International shares: To hedge or not to hedge?

Hedging is a form of currencies insurance policy, but there are downsides.

Summary: Eureka Report speaks to local investment strategists about when to hedge, and when not to hedge, when investing in international equities. 

Key take-out: The decision to hedge can make a big difference to the value of the underling investment. To inform the decision, investors should consider the risk profile of the asset they are buying, the direction of relevant currency markets, and their personal investment timeframe. 

It’s long been debated, whether to hedge or not to hedge, in an equities sense of the term.

Australians are slowly but surely increasing their exposure to international stocks, but every foray into offshore markets contains a hidden danger – foreign-exchange currency risk.

The daily gyrations of the share market move stocks up and down as a matter of course, but then there’s the added layer with offshore stocks when the rises and falls of our dollar causes market values to change, even when an international share price stands still.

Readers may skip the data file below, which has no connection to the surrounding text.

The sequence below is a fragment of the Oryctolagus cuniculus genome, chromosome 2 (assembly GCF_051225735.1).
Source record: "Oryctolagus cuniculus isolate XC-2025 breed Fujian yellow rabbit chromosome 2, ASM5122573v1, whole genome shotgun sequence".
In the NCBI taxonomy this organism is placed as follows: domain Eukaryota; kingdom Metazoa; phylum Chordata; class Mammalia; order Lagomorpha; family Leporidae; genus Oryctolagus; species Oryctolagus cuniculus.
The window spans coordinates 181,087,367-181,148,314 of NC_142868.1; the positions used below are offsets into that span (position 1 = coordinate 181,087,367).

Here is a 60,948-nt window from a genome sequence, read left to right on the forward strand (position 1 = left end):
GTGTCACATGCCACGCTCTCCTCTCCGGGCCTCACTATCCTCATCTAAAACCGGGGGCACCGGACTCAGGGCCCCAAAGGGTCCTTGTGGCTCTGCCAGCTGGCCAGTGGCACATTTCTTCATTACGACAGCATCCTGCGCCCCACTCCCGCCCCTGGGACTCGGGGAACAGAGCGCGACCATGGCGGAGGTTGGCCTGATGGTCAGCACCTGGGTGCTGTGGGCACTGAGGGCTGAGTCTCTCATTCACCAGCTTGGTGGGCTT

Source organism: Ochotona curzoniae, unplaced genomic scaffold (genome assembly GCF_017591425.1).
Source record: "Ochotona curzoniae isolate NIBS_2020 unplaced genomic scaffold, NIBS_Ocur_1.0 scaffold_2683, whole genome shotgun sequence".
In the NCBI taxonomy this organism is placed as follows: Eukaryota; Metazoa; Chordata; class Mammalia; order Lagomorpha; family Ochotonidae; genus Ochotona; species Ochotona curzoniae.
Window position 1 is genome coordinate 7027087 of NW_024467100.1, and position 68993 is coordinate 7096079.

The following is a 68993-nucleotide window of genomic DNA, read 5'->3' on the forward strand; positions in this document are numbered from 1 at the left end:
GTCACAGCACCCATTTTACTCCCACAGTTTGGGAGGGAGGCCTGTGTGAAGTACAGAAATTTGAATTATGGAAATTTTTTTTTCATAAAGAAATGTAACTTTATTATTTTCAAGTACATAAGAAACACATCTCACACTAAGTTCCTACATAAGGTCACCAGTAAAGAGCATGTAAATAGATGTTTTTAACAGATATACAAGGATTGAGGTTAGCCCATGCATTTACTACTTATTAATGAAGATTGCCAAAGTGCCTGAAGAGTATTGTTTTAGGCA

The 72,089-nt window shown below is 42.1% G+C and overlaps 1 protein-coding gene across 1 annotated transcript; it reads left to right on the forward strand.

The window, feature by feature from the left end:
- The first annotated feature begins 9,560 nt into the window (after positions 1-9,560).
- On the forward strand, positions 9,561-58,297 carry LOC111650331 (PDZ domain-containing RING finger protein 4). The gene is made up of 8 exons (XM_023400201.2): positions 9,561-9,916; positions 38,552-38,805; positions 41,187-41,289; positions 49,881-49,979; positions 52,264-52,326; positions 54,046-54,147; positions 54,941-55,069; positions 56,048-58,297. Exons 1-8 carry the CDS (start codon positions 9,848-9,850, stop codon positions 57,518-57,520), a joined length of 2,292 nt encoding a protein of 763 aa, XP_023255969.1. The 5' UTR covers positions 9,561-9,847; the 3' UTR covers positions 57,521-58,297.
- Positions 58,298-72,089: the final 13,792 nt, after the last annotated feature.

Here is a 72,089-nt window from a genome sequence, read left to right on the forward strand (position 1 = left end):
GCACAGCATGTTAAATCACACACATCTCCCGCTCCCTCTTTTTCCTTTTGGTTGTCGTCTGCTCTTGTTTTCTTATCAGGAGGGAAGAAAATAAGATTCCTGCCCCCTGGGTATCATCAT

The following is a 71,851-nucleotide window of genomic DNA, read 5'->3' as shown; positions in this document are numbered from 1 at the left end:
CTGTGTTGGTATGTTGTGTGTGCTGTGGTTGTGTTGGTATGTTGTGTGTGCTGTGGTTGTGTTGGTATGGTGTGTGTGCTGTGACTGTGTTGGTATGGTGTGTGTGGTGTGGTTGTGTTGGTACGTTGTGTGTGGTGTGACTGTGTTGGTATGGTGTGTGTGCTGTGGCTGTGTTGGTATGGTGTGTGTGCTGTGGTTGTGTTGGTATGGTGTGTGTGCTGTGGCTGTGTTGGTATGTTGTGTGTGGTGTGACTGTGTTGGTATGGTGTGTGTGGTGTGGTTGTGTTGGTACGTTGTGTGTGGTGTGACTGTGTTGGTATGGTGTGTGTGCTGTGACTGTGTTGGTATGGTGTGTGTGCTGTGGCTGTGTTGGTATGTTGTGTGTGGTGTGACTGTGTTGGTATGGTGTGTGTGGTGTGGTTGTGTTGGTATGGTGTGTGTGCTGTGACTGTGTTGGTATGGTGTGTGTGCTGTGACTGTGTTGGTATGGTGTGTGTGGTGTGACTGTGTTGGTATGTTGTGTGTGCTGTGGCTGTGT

Eureka Report spoke to a few well-known investment strategists to determine if you should, or shouldn’t, hedge your international investments.

Put simply, hedging generally involves using options or futures contracts to offset the risk of adverse currency movements. But rather than doing it yourself, these days there are many managed fund offerings that provide inbuilt currency hedging.

Giselle Roux (pictured below), chief investment officer at Escala Partners, says there’s no simple answer on hedging, but she gives investors some tips.

Roux believes investors holding predominantly Australian equities, with only a small allocation offshore, would benefit from an unhedged international portfolio.